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Risk-Bearing and the Choice of Contract Forms for Oil Exploration and Development

Charles R. Blitzer, Donald R. Lessard, and James L. Paddock

Year: 1984
Volume: Volume 5
Number: Number 1
DOI: 10.5547/ISSN0195-6574-EJ-Vol5-No1-1
View Abstract

Abstract:
The structure of taxes and fiscal contracts between host countries and foreign companies has major implications for the success of oil development projects. This is because of several key characteristics of such projects: large investment outlays, long lead times to project completion, and long periods of project output and payout. These characteristics usually are coupled with an incomplete sharing of information and technology, and significant differences in the ability of the various parties to bear the risks involved. These characteristics often lead to unstable contracts and, in many cases, to the failure to develop projects that are economically attractive in aggregate terms but unattractive to one or both parties because of uncertainties over sharing project risks and returns.



Notes - Sense and Nonsense About World Oil

M. A. Adelman

Year: 1984
Volume: Volume 5
Number: Number 1
DOI: 10.5547/ISSN0195-6574-EJ-Vol5-No1-13
No Abstract



Notes - A Comparison of the Costs and the Results in the On/Offshore Search for Oil and Gas

Jon A. Rasmussen and Michael J. Piette

Year: 1984
Volume: Volume 5
Number: Number 1
DOI: 10.5547/ISSN0195-6574-EJ-Vol5-No1-11
No Abstract



Notes - Public Willingness to Invest in Household Weatherization

Marvin E. Olsen and Christopher Cluett

Year: 1984
Volume: Volume 5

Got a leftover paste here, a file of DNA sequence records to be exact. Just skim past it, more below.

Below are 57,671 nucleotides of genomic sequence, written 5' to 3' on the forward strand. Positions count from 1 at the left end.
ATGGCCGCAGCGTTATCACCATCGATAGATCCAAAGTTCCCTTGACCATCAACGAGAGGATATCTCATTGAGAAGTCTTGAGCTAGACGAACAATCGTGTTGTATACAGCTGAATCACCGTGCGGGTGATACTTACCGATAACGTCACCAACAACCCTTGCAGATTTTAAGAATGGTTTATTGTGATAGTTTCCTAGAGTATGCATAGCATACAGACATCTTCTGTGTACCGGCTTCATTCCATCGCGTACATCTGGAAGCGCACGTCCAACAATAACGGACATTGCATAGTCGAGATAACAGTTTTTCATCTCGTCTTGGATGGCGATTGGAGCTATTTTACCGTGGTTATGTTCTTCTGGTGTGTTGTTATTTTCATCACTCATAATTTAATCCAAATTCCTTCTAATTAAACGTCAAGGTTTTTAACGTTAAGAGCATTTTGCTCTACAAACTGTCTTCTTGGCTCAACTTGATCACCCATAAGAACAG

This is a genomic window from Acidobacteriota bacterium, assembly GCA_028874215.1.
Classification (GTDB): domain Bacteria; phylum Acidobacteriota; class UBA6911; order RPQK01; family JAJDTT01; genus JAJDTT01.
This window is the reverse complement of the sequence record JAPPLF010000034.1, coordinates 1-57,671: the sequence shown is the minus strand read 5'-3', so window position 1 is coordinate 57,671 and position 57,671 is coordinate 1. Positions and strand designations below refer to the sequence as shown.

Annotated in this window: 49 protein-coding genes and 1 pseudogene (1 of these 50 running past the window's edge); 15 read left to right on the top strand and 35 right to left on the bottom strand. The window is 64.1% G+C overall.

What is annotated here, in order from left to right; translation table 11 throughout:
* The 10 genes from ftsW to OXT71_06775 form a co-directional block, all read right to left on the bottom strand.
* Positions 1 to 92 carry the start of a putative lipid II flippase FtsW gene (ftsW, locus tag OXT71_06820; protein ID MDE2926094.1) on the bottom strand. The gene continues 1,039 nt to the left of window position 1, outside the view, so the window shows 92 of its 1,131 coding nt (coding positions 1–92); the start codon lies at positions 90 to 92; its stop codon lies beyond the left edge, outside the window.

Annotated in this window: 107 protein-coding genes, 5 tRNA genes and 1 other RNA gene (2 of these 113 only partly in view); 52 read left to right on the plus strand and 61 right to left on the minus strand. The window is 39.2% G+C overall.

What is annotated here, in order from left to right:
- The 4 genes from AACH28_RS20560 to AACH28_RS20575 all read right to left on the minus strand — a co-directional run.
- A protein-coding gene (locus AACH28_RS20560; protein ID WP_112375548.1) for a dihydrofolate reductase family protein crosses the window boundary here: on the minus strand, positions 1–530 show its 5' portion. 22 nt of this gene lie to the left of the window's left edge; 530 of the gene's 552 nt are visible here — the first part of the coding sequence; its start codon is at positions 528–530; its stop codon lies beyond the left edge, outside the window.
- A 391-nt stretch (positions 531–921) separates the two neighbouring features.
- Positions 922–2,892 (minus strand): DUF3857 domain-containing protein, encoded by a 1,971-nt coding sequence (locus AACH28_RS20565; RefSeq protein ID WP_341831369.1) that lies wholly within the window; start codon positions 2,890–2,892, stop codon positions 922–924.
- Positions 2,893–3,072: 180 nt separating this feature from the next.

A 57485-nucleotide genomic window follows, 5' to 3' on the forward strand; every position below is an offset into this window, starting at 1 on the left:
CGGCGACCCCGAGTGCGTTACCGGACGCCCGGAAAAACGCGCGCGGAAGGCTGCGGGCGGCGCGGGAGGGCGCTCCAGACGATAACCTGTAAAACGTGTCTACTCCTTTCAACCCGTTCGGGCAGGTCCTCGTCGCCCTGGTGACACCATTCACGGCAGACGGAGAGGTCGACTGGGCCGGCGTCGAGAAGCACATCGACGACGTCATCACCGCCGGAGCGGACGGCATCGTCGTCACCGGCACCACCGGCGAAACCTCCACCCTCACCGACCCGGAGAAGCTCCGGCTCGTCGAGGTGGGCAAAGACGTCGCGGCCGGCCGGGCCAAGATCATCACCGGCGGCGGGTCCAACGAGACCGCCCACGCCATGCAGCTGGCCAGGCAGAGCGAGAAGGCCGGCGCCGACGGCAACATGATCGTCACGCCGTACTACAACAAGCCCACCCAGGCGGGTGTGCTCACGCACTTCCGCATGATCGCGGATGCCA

Number: Number 1
DOI: 10.5547/ISSN0195-6574-EJ-Vol5-No1-12
No Abstract







A Note on Petroleum Industry Exploration Efficiency

E. D. Attanasi

Year: 1984
Volume: Volume 5
Number: Number 3
DOI: 10.5547/ISSN0195-6574-EJ-Vol5-No3-9
View Abstract

Abstract:
The concern over natural resource adequacy has led to the development of new theoretical models designed to predict behavior of firms exploring for and exploiting nonrenewable natural resources. However, advances in the theory of the mining firm have generally outpaced our ability to describe the exploration and discovery process empirically. An important topic is the industry's technical exploration efficiency-that is, how much exploration effort is needed to identify the fields with lowest unit production costs, so that extraction can proceed from the lowest to higher-cost resources.



An Analysis of Fiscal and Financial Impediments to Oil and Gas Exploration in Developing Countries

Charles R. Blitzer, Panos E. Cavoulacos, Donald R. Lessard, and James L. Paddock

Year: 1985
Volume: Volume 6
Number: Special Issue
DOI: 10.5547/ISSN0195-6574-EJ-Vol6-NoSI-6
No Abstract



Exploration Risks and Mineral Taxation: How Fiscal Regimes Affect Exploration Incentives

T. R. Stauffer and John C. Gault

Year: 1985
Volume: Volume 6
Number: Special Issue
DOI: 10.5547/ISSN0195-6574-EJ-Vol6-NoSI-10
No Abstract



OCS Leasing Policy: Its Effects on the Structure of the Petroleum Industry

Mark Kosrno

Year: 1985
Volume: Volume 6
Number: Number 1
DOI: 10.5547/ISSN0195-6574-EJ-Vol6-No1-8
View Abstract

Abstract:
The disposition of offshore lands is one of the decade's most im-portant and controversial natural resource policy issues. Several disputes focus on the economic effects of federal Outer Continental Shelf (OCS) leasing policy. This paper addresses one of these disputes-how will OCSleasing policy affect the structure of the petroleum industry?This paper presents and summarizes an econometric model that evaluates the competitive implications of alternative OCS leasing policies.Specifically, it seeks to explain the differential bidding success of the major, minor, and independent oil companies.1 The following determinantsof OCS access were evaluated.